In conclusion, concomitant significant MR increased early and late mortality in patients with AS undergoing TAVI. This risk factor should therefore be taken into account in the evaluation of the risks associated with a TAVI procedure. Also, the possibility of a double-valve procedure should be considered in such cases, especially in the presence of severe MR in those patients at moderate or high but not prohibitive surgical risk. However, significant heterogeneity was detected across studies, and future research is needed to further determine the impact of baseline MR in such patients. Moderate–severe MR improved in about half of the patients following TAVR, but MR worsening was also detected in some (<10%) patients. There is still limited knowledge of the factors determining MR improvement; however, a higher likelihood of MR improvement was observed among patients who had received a BEV. Future studies will have to elucidate the mechanisms leading to differences in MR changes post-TAVR between BEV and SEV. Meanwhile, the results of the present meta-analysis provide further insight into the effects of and changes in MR in patients undergoing TAVR, and this may help in the clinical decision-making process and procedural planning for such a challenging group of patients.

Key messages

What is already known on this subject?

Significant mitral regurgitation (MR) is a common entity (∼15%) that is usually left untreated in patients with severe aortic stenosis undergoing transcatheter aortic valve implantation (TAVI). The clinical impact and severity improvement of concomitant MR following TAVI has been arbitrarily reported with contradictory results.

What might this study add?

This large meta-analysis showed that baseline significant MR had a negative impact on early and late mortality in patients undergoing TAVI. Moderate–severe MR improved in about half of the patients following TAVI, more likely in patients receiving a balloon-expandable valve.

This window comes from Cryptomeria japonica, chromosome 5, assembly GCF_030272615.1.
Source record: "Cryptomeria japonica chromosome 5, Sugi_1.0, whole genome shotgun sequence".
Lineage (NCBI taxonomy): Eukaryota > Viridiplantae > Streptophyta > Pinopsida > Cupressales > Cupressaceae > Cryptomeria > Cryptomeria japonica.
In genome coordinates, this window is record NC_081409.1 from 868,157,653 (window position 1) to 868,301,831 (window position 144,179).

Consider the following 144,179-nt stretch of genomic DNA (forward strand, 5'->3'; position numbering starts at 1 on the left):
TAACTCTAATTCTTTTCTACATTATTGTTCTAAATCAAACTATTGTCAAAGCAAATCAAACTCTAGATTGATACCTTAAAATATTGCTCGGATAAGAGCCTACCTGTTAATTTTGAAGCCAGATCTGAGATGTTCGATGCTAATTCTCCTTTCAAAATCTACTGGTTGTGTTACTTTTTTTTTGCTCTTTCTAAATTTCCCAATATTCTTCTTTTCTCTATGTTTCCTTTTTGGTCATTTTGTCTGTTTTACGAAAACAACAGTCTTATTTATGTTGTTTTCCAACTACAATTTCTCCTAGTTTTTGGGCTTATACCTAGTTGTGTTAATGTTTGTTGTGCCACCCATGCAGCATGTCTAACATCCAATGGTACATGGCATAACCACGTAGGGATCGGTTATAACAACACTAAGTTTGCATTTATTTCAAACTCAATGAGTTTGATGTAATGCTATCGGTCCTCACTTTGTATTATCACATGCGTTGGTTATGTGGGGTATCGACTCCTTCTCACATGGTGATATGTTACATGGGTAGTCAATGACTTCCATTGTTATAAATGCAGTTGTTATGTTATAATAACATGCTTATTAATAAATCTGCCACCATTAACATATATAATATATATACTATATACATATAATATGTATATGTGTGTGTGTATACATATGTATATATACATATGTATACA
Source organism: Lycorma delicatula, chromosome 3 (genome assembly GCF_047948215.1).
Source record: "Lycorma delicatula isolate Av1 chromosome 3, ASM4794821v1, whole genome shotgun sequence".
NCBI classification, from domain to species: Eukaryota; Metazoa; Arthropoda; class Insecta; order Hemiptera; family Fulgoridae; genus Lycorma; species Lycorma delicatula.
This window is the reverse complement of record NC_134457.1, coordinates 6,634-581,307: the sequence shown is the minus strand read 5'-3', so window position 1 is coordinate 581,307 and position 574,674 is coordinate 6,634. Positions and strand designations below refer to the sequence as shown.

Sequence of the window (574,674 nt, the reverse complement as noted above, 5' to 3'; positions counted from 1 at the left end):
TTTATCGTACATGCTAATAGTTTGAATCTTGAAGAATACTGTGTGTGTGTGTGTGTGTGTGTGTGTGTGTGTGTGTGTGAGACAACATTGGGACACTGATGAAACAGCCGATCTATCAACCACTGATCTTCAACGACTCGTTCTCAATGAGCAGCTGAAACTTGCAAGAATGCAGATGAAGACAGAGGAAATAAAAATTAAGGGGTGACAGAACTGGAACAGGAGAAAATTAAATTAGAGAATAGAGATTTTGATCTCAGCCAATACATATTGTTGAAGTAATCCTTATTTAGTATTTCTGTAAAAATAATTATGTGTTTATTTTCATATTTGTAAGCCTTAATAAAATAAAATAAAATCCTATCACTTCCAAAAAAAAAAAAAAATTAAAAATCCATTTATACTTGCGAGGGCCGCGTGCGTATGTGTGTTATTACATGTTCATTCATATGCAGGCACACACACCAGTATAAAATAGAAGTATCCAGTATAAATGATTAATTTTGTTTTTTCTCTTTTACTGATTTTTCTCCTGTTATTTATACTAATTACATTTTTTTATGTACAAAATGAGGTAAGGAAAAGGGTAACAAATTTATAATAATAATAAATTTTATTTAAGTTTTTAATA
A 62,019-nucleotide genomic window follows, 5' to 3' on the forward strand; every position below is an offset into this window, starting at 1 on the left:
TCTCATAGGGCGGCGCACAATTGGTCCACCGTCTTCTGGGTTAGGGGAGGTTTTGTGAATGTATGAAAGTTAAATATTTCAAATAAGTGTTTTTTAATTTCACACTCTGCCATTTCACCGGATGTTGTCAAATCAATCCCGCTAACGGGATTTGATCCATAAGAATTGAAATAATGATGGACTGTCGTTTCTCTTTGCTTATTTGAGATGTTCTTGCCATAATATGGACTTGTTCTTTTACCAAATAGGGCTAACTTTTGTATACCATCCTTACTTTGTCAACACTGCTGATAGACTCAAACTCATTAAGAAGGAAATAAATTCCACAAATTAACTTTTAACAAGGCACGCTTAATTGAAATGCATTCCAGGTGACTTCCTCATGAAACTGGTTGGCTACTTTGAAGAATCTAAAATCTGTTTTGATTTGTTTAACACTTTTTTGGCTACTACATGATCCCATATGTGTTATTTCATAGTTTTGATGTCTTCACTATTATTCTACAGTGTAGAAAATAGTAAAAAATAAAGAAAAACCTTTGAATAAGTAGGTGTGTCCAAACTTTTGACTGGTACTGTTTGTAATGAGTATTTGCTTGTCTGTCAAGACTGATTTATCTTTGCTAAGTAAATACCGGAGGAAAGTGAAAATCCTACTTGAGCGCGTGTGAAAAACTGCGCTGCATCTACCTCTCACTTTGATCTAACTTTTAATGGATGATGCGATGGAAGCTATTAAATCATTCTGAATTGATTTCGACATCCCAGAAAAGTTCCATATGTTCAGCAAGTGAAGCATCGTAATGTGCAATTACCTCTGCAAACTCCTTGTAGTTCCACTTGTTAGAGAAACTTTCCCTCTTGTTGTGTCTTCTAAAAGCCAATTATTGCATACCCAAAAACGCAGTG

How might this impact on clinical practice?

The presence of significant MR should be considered when evaluating a patient for a TAVI procedure. The effects of and changes in MR in TAVI candidates should be taken into account in the clinical decision-making, procedural and follow-up process of such a challenging group of patients.

References

Supplementary materials

  • Supplementary Data

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Footnotes

  • Contributors LN-F, JR-C: Conception and design, and interpretation of data; drafting and revising of manuscript; final approval of the manuscript submitted. HE, RZ, LT, MBL, RT-N, ADO, CRS, JW, SB, BDC, MG, CT, FB, MB, SS, BGdB, MS, AM, HBR, IA-S, MU, RA, EG, CM, ED, PP: critical review of the manuscript for important intellectual content; final approval of the manuscript submitted. CF: interpretation and analysis of data; critical review of the manuscript for important intellectual content; final approval of the manuscript submitted.

  • Funding HBR is supported by a research PhD grant from “CNPq, Conselho Nacional de Desenvolvimento Científico e Tecnológico—Brasil”. IA-S is supported by a grant (beca Rio Hortega) from the Instituto de Salud Carlos III, Madrid, Spain. PP holds the Canada Research Chair in Valvular Heart Disease, Canadian Institutes of Health Research, Ottawa, Ontario, Canada.

  • Competing interests JW and JR-C are consultants for Edwards Lifesciences and St-Jude Medical. MBL, CRS, ED, EG and HE are consultants for Edwards Lifesciences. ADO is proctor for Edwards Lifesciences. FB is medical proctor for Medtronic. SB has financial relationship with Medtronic. CT is consultant for Edwards Lifesciences, CeloNova and Abbott. RZ has received research funding from Medtronic and Edwards Lifesciences. PP has received research funding from Edwards Lifesciences.

  • Provenance and peer review Not commissioned; externally peer reviewed.